Apr 21, 2012 at 10:10 am #1288990
Hey I wanna get into myog but can never used a sewing machine, though do own one. Haven't hand sewed anything since highschool so don't really know where to start. My end goal is to make a down coat and maybe even a 4 season tent, but don't think it be smart to start out with just big projects. I'm looking for advice for where to start, for beginner gear and such. Thanks so muchApr 21, 2012 at 10:16 am #1869662
@powell1njLocale: North Carolina
Personally, I'd say stuff sacks are the best place to start. Make a few to get the hang of things. Might be good to make a couple out of silnylon, as they're useful to have around and it will give you practice sewing one of the more difficult fabrics to deal with. From there, I'd move up to a tarp – also silnylon. You can make a really nice, good-sized flat tarp for around $50, give or take. This will give you practice hemming and sewing the flat-felled seam, which is an important one for MYOG (in my opinion). After that, just go to town on whatever you feel comfortable with. I'd recommend any of Thru-hikers kits (no affiliation, just a happy customer) as good projects once you've gotten a couple sacks and a tarp under your belt. The patterns are good and Paul's instructions are helpful. Big fan of my Kinsman Pullover.
Hope this helps. Happy sewing.Apr 21, 2012 at 11:18 am #1869671
@daviddrakeLocale: North Idaho
I'll second Nate Powell's suggestion to start w/ stuff sacks, just to get familiar with machine sewing and the behavior of fabrics used for MYOG projects.
My first big project was a shaped tarp (actually, two built simultaneously). I had experience sewing large structures, but found 1.1 silnylon tricky. The results were perfectly serviceable, but some of the seams weren't pretty. Using sil 2nds (DIY Gear Supply) means not a lot of money at stake.
The frameless pack I made was much easier, even though more pieces and more complicated. More manageable size, and I found the fabrics much less frustrating (1.1 sil is very slippery). Designing and planning took a while, though.
Just finished a small Climashield quilt for my daughter (will do a post about it in a few days). Also a pretty easy project–well within a beginner's grasp, once you have a little machine sewing practice. Given that it's pretty easy to find detailed instructions for these, might be a good first "big" project.Apr 21, 2012 at 11:29 am #1869672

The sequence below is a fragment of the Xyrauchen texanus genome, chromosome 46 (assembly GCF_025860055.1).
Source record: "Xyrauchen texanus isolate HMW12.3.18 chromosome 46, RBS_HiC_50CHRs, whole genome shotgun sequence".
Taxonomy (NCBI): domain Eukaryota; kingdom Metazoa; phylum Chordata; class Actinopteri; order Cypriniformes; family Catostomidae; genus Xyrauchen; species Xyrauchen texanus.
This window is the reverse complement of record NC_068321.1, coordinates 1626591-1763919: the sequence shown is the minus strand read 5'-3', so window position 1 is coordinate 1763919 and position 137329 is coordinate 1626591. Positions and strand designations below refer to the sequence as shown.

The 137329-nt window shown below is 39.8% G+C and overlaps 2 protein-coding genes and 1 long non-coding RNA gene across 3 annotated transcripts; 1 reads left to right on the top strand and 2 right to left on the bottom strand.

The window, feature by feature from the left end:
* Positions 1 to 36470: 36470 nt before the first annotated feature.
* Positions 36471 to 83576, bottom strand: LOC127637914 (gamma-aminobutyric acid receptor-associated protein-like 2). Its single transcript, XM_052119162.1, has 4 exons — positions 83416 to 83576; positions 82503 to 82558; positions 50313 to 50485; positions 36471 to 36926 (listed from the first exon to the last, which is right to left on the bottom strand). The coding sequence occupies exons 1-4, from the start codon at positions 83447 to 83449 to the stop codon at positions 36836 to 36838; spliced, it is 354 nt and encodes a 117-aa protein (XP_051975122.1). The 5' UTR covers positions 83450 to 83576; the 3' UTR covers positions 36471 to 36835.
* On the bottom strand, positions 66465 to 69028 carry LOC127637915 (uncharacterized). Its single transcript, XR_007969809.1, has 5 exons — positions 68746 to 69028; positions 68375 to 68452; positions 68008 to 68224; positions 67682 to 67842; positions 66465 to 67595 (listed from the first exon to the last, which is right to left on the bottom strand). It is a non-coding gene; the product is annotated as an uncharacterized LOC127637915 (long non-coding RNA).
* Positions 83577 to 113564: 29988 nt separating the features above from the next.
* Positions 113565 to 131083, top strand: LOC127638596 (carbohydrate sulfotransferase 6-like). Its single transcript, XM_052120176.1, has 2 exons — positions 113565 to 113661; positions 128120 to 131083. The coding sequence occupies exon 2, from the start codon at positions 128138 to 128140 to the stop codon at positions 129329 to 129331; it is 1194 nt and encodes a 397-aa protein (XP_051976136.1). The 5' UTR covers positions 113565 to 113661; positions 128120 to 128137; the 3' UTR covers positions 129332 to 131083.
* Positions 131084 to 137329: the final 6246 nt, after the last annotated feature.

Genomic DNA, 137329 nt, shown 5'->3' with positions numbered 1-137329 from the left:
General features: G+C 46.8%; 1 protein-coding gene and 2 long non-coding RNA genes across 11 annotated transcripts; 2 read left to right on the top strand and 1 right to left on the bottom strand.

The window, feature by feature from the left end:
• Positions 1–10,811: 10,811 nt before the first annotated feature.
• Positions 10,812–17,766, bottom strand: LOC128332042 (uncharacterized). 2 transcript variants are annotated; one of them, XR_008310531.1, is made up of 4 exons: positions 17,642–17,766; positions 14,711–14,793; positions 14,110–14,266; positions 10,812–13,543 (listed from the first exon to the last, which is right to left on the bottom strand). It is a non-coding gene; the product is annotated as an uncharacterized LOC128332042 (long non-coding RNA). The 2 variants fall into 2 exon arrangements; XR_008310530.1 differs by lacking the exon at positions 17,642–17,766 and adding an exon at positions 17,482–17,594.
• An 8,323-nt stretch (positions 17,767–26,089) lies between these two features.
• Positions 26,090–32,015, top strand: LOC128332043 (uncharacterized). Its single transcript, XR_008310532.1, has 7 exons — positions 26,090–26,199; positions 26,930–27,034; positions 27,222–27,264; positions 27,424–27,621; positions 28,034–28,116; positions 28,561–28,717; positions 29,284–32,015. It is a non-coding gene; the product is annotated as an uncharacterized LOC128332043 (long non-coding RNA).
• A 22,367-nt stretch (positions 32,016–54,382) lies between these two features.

Thanks for your help I will absolutely be looking into those things. Any recommendations of where to get cheap sil?Apr 21, 2012 at 11:34 am #1869673
@daviddrakeLocale: North Idaho
Cheap sil: DIY Gear Supply (diygearsupply.com) has 2nds for $5.50/yard. Nice wide yards too (62"+), and the flaws vs. 1st are barely noticeable. Great service, fast shipping. Also has some DIY guides on website, including how to make stuff sacks, basic sewing tips, etc.Apr 22, 2012 at 10:40 am #1869915
I started just by watching youtube videos on how to sew different seams, mainly the ones listed here and elsewhere as best for gear. Found some clothes and used them for free scrap to just get the hang of seams. Then I just tailored clothes I have that didn't fit quite right to get more comfortable. Then I jumped in and made a lytw8 bivy. Measured out the pattern and cut it out, but before getting to the bivy, I practiced on the scraps to get the feel for the fabric.
I have since made a stuff sack, but because I wanted one, not for the practice. Of course, I still needed the practice, and my seams aren't perfect, but everything is perfectly serviceable. Working on a windshirt now.
As for material, DIYgearsupply has sil 2nds for the cheapest, but of course factor in whatever other fabrics you need or want. Quest has the lightest WPB available, OWF inc has great prices and selection, on and on. And I probably don't need to mention it, but it'll be cheaper in terms of shipping to just order from one shop.
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